Lively, entertaining reviews of, and essays on, old and newer films and everything relating to them, written by professional author William Schoell.

Thursday, November 3, 2016

FILMS I JUST COULDN'T FINISH

Do you ever find yourself watching a film you don't remember and suddenly realize that you've seen it before? Even before Great Old Movies, I kept notes on virtually every movie I had ever seen for years, but at times I'll scratch my head and think to myself: "I saw this before. Why don't I remember it?" The answer is that I never took notes on films I never finished because they were either boring, really bad, or just-okay movies that were simply not my cup of tea. So I wind up watching a movie I never wanted to see all the way through in the first place all over again, sometimes giving up just where I did the last time.

To rectify that I will periodically run these posts listing movies I gave up on and why. These are not out and out reviews -- after all, I haven't watched every second of these films and I skipped or fast-forwarded through parts of them -- so these notes are to be taken with a grain of salt. And please, if somebody has seen a movie on this list that they enjoyed and think deserves a second and/or complete look, let me know!

To begin:

Larry Cohen has done some good movies and some very bad ones, but despite the presence of comic book writer/creator Stan Lee and Young and the Restless star Eric Braeden, The Ambulance (1990) just didn't hold my interest.

I'll look at British actor Paul Massie [The Two Faces of Dr. Jekyll] in just about anything -- and try to avoid looking at the rather overbearing James Robertson Justice -- but Raising the Wind (aka Roommates/1961), an English comedy about roommates who are all music students, just didn't work for me.

I wanted to watch 2013's I, Frankenstein as part of a special Frankenstein week on Great Old Movies, but when I realized that this picture had even less to do with Mary Shelley's novel than most Franky films -- the monster gets involved in a war between Lucifer's demons and some demon-hunting gargoyles -- I gave up after twenty minutes. It seemed like just another slick and empty modern-day horror film with CGI visuals. Another Frankenstein (2015), with an actor named Xavier Samuel as the monster, has modern-day scientists crafting a handsome specimen that degenerates and goes on a rampage. The film uses names and concepts from the original but is hardly on the same level; I finally gave up on it.

Bewitched (2005) was a new take on the old TV series with Nicole Kidman and Will Ferrell as Samantha and her befuddled fella, who is actually her co-star in a television remake of "Bewitched," in which she essentially plays herself. This actually wasn't totally horrible, and I watched much of it, but I just never had any desire to get back to it. Basically another unmemorable Nora Ephron movie. It may or may not make a difference that even as a kid I wasn't that big a Bewitched fan.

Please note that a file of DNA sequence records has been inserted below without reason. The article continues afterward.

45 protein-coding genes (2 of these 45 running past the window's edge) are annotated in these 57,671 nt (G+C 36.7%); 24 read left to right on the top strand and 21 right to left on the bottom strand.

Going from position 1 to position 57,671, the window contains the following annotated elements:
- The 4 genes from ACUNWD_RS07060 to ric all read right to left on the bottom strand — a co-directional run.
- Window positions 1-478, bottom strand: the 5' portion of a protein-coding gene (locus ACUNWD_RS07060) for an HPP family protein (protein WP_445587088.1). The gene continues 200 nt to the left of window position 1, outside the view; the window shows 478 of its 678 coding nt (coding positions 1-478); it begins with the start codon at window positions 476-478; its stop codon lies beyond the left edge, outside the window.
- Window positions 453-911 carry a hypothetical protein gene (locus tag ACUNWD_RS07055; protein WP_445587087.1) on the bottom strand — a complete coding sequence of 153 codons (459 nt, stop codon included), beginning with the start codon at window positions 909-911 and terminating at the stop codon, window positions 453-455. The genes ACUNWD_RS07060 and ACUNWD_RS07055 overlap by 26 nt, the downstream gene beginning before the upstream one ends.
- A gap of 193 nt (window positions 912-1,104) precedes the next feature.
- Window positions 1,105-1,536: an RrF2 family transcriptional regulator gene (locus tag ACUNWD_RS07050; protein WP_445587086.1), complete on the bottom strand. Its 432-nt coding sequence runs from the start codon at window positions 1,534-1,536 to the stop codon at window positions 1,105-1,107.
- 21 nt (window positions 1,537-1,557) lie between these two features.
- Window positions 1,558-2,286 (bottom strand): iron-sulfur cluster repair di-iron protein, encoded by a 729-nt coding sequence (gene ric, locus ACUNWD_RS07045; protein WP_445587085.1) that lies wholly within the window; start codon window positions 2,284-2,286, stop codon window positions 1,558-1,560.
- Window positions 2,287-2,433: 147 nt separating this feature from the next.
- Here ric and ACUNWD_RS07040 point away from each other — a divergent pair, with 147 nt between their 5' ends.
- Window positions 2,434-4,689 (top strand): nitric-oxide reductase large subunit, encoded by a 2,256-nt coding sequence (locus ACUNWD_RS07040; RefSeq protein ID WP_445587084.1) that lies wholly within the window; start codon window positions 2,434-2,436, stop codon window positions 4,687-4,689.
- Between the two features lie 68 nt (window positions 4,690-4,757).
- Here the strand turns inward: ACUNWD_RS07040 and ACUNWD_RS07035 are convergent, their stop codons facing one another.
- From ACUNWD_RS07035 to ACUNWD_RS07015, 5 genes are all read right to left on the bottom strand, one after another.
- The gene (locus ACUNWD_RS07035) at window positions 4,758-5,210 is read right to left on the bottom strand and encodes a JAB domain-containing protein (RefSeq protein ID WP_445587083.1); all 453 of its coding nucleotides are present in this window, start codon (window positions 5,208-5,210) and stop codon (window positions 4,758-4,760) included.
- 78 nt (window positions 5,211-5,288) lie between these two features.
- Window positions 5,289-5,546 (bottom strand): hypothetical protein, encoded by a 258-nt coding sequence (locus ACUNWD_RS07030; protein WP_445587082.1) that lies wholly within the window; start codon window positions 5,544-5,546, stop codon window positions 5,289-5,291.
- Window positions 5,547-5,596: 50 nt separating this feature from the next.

Despite their many differences, I just wasn't gripped by the Spanish-language film The Secret in Their Eyes (2009) nor by its American remake, Secret in Their Eyes (2015), both of which flashed back and forth in time way too much, and seemed both too cutesy and much too contrived.  Neither of them worked for me. I gave up on both after half the running time, flipped forward to the stupid endings, and was glad I hadn't wasted another two hours watching the rest of them.

In Coherence (2013) a group of moderately interesting dinner guests with a comet overhead discover that there's a duplicate of the house -- and everyone inside it -- just down the block. This begins well, but pretty soon just talks itself to death; I watched half of it, got increasingly bored, and gave up. Stretching out a weak, derivative Twilight Zone premise to an hour and a half just didn't work for me.

Grandma's Boy (2006) was an alleged comedy about a not-so-young man who must move in with his grandmother and her two female roommates. During the first half hour or so I admit I laughed once at a vulgar business involving a bathroom and somebody's mother, but mostly this was unfunny and dull, with uninteresting characters and actors aside from the "old" ladies. I gave up on this pretty quickly.

I gave up on Roger Corman's cheapjack imitation of Star Wars, Battle Beyond the Stars (1980) starring a miscast Richard Thomas, after about twenty minutes. It does feature a spaceship with what appear to be massive mammary glands underneath, for those who care.

I gave up on #Horror (2015) about a quarter of a way into the running time as I found the style of the movie to be completely off-putting, and who wants to spend ninety minutes with a pack of annoying "mean girls." A 48 Hours episode that dealt with the true story that influenced this movie was way more gripping.

Ghosts of Hanley House (1968) has the usual group of people trying to stay overnight in a haunted house with a hatchet murderer, but the production values for this are so abysmal I gave up on it pretty quickly. Speaking of horror, I also tried to watched Vampira: The Movie (2006), a documentary about actress and horror host Maila Nurmi, who appeared in the infamous Plan 9 from Outer Space. Although the film features a lengthy interview with the "star" herself, I didn't get past the first third because, frankly, I didn't find Nurmi and her tenuous connection to the likes of James Dean all that  interesting.

More to come, I'm afraid.

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